Has the "age of Nutritionism" (coined by Michael Pollen) really improved our eating? It sure has caused a flurry of activity from social media to diet books to marketing and shopping habits. I have enjoyed recording many of the greatest issues of our times after 20 years of publishing on this platform.
I took a design thinking approach and made a pinup board with all of the topics regarding food and nutrition for today's consumers. Most health educators deal with all of these items on a regular basis but to see it in a diagram makes one realize how much food, nutrition, consumer attitudes, spending habits, and health statistics add up into a really big and complex picture. My first step was to organize news and topics into categories ranging from farmers to food manufacturers to consumer habits to social media. Then I made a reflective map of all of the topics and subtopics which really make up our American Diet. We consume a lot more than food when we are thinking about food and nutrition.
But then I used the concepts from the Institute for the Future and made a big spreadsheet of all of the ways we need to improve to have a better future for our planet, our food supply, our health, and our quality of life. I decided to use those to do a makeover for my American diet diagram. Social media can help us to collaborate more and have one goal as a global team. Science can guide farmers and food manufacturers to make and produce nutritious and sustainable foods in an efficient manner with more plant foods. Health care can focus on keeping people well instead of battling the big beast of chronic disease. Food packages can explain the real and science-based benefits of food. And chefs can certainly plan an important role to work on taste and manufacturing processes so that people can enjoy what they eat. The HAPIfork is a wonderful tool mentioned in the IFF Seeds of Disruption map and I was able to find its real link here. https://www.hapilabs.com/product/hapifork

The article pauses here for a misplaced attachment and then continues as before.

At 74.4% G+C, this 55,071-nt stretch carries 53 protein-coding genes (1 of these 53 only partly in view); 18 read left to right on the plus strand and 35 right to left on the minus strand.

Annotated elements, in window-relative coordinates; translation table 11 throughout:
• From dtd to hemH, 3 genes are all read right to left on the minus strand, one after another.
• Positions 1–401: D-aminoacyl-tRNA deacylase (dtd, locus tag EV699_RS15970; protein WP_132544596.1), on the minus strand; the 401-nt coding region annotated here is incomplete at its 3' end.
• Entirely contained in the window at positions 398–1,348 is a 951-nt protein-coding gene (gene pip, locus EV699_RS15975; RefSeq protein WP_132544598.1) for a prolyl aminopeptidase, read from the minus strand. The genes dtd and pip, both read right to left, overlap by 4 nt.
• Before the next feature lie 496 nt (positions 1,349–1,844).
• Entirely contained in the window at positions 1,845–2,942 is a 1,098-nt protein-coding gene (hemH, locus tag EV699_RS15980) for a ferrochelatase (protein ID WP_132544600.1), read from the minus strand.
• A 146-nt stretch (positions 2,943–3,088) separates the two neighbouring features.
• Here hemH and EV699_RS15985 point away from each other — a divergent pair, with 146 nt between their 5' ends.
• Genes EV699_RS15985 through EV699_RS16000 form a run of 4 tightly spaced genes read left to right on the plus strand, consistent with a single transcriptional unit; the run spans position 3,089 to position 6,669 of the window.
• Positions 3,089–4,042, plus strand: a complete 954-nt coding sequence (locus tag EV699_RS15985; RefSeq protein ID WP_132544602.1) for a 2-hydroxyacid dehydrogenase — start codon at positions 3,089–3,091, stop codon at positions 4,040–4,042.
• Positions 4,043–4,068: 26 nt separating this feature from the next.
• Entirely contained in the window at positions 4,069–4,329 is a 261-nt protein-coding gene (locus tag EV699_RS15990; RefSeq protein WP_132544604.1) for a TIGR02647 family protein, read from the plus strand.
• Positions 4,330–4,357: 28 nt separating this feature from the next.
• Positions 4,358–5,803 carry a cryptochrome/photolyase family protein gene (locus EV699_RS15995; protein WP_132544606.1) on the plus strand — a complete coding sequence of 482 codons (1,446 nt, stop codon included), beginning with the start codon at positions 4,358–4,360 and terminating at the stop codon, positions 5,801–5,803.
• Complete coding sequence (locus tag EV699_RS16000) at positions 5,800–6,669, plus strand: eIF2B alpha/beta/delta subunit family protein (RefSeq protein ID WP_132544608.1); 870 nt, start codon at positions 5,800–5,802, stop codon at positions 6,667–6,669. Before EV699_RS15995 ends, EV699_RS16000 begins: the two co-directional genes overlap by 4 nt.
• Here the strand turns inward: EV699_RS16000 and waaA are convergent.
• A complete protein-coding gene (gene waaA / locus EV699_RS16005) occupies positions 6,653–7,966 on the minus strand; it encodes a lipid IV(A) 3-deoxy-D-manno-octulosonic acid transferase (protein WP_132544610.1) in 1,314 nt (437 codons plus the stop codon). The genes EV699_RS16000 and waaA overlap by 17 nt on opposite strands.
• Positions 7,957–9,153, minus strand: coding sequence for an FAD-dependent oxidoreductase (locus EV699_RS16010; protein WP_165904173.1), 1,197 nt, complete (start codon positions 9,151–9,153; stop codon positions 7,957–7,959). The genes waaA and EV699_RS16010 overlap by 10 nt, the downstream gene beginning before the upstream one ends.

My big takeaway is that we do have a huge system that is out of control, but we also have the tools and the knowledge to fix it. We have to be science-based and we have to put the health of the people and the planet before profits.
Thank you for reading!
Judy Doherty, BS, PCII
Judy’s passion for cooking began with helping her grandmother make raisin oatmeal for breakfast. From there she earned her first food service job at 15, was accepted to the world famous Culinary Institute of America at 18 (where she graduated second in her class), and went on to the Fachschule Richemont in Switzerland where she focused on pastry arts and baking. But after learning that the quality of a croissant directly varies with how much butter it has, Judy sought to challenge herself by coming up with recipes that were as healthy as they were tasty.
Judy received The Culinary Institute of America’s Pro Chef II certification, the American Culinary Federation Bronze Medal, Gold Medal, and ACF Chef of the Year. Her enthusiasm for eating nutritiously and deliciously leads her to constantly innovate and use the latest in nutritional science to guide her creativity, from putting new twists on fajitas to adapting Italian brownies to include ingredients like toasted nuts and cooked honey. Judy’s publishing company, Food and Health Communications, is dedicated to her vision that everyone can make food that tastes as good as it is for you.